The evidence used in the public debate about the analgesic efficacy of cannabinoids in humans has been gathered in a less than systematic manner and has often been taken from low quality study designs, such as anecdotal reports, questionnaires, or case series.4 The purpose of this systematic review was to find all of the randomised controlled trials of therapeutic use of cannabis in the management of human pain and then to obtain the best estimates of the efficacy of cannabis compared with either conventional analgesics or placebo. We also sought evidence of adverse effects (safety).

Cannabis is used recreationally because of the euphoria that it produces. The adverse psychological effects (including psychomotor and cognitive impairment; anxiety and panic attacks; and acute psychosis and paranoia) may limit therapeutic use.6 Other adverse physical effects include dry mouth, blurred vision, palpitations, tachycardia, and postural hypotension.3

Decisions about therapeutic cannabinoids, either about medical availability or about future research, should be based on the best available evidence of efficacy, safety, and tolerability. This systematic review was designed to provide that evidence for cannabinoids used as analgesics.



Two authors (MRT and DC) searched independently, using different search strategies in Medline (for 1966-99), Embase (1974-99), the Oxford Pain Database (1950-94),7 and the Cochrane Library (1999, issue 3). The most recent search was done in October 1999. The search included different combinations of the following MeSH headings and “free text” terms: marijuana, marihuana, mariuana, cannabis, cannabinoids, THC, delta-9-tetrahydrocannabinol, nabilone, pain, analgesia, and random*, and different combinations of these terms. Additional reports were identified from the reference lists of retrieved reports and review articles. The search included data in any language. Pharmaceutical manufacturers and authors were not contacted. Only full publications in peer reviewed journals were considered for inclusion in the review. Unpublished data were not sought. Data from review articles, case reports, abstracts, and letters were not included.

Selection and validity assessment

Randomised controlled trials of cannabis and its active constituents (namely, cannabinoids) in human pain were sought systematically. Studies of experimental pain were excluded. Relevant papers had to report on comparisons of cannabis or cannabinoids (experimental intervention, given by any route of administration) with any analgesic or placebo (control intervention).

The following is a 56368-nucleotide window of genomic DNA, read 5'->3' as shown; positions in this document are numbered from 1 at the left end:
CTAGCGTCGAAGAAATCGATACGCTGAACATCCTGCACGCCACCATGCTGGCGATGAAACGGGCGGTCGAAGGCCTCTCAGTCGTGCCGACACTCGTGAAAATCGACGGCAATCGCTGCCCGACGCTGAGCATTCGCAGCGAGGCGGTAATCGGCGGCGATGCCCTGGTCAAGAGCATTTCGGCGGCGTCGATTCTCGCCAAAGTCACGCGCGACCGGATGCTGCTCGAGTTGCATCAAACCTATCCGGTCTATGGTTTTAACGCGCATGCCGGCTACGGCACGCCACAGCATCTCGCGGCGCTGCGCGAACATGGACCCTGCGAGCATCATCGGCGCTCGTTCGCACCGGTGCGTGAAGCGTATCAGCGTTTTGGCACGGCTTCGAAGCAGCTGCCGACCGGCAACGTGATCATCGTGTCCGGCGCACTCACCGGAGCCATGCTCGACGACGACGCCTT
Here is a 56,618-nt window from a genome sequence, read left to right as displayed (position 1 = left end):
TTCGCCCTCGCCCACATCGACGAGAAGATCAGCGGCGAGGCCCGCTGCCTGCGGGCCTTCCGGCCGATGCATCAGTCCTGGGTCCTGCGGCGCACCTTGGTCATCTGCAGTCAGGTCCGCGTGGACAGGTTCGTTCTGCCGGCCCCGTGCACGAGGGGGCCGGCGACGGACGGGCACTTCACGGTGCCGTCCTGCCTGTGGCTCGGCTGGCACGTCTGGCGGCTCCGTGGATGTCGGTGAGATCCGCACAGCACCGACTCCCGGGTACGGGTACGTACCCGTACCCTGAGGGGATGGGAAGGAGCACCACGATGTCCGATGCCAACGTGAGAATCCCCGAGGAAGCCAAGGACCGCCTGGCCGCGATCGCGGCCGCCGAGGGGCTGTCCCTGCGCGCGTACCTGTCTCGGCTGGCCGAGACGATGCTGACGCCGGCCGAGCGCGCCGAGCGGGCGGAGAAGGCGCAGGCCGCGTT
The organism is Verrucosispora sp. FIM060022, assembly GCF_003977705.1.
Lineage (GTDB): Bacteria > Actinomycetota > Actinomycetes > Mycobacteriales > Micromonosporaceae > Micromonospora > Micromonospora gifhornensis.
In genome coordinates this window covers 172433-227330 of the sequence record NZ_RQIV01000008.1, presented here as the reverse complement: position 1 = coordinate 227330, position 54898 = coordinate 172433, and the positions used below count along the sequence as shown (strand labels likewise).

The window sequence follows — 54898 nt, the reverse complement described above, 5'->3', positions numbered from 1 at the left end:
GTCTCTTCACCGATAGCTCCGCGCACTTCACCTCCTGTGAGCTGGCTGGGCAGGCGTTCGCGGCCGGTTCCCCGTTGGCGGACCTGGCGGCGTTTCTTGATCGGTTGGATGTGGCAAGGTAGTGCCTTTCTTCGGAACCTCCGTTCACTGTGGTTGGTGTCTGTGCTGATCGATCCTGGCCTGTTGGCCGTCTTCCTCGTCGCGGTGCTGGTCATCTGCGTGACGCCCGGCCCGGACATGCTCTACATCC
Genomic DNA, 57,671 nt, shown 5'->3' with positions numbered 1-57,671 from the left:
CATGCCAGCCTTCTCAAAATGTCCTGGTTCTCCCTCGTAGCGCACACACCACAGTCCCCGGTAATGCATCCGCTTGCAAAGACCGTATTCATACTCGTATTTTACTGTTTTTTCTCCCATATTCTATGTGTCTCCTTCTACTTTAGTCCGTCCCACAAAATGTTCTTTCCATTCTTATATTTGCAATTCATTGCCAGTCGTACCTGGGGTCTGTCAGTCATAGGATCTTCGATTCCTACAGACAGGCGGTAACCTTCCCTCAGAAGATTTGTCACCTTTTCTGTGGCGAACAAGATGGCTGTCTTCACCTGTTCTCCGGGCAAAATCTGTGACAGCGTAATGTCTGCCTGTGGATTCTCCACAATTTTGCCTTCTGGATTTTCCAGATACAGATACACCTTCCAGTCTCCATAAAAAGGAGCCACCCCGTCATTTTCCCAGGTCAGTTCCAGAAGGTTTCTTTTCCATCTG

All retrieved reports were checked for inclusion and exclusion criteria by two authors (MRT, DC). Reports that were definitely not relevant were excluded at this stage. All potentially relevant reports that could be described as a randomised controlled trial were read independently by each of the authors and were scored for quality with the validated, 3 item Oxford scale.8 This scale takes into account proper randomisation, double blinding, and reporting of withdrawals and dropouts.

Data extraction

Data extraction was done by one author (FAC) and cross checked by at least two other reviewers. Discrepancies were resolved by consensus.

Study characteristics

The following information was extracted from each report: the type, dose, and route of administration of cannabinoids; the controls; the types of pain; the sample size; the study design and duration; outcome measures for pain intensity; pain relief; the use of supplementary analgesia; patients' preferences; and adverse effects.

Statistical analysis

Quantitative meta-analysis with pooling of data from the eligible randomised controlled trials was proposed.


Trial flow

The results of the searches are presented in the figure. The presentation follows the suggested format provided in the QUORUM statement.9 Of the 11 excluded trials, three did not use randomised treatment comparisons,10-12 four did not use subjective pain outcomes,13-16 two had studied experimentally induced pain, 17 18 and one was published as a letter19 and one as an abstract.20


Results of search of Medline, Embase, Oxford Pain Database, Cochrane Library, references on identified papers; and hand searches for work on cannabinoids and pain

Study characteristics

Details from nine randomised controlled trials published in seven reports published between 1975 and 1997 were analysed (table).21-27 The nine randomised controlled trials comprised a total of 222 adult patients. Five studies that were described in four reports comprised 128 patients with cancer pain.21-24 Two studies comprised two patients with chronic non-malignant pain (one patient per trial), 25 26 and two trials (conducted as a two phase study) comprised six patients with postoperative pain.27 Follow up was six to seven hours in seven trials and six weeks and five months respectively in the two trials on chronic non-malignant pain. 25 26 The number of patients in treatment groups ranged from 1 to 37. All studies used a crossover design except the study of postoperative pain.27 The two studies in chronic pain used an “n of 1 within patient crossover” design. 25 26 Seven studies described in five reports were single dose evaluations of the analgesic effectiveness of cannabinoids. 21-24 27 The median quality score of the trials was 3 (range 3-4) (possible score 0-5). All studies included a placebo group. An adequate method of blinding—for example, tablets of identical shape, colour, and taste—was used in all trials where treatments were given orally. There was no explicit description of the method of blinding in the phase 1 and 2 trials comparing intramuscular levonantradol with placebo in postoperative pain.27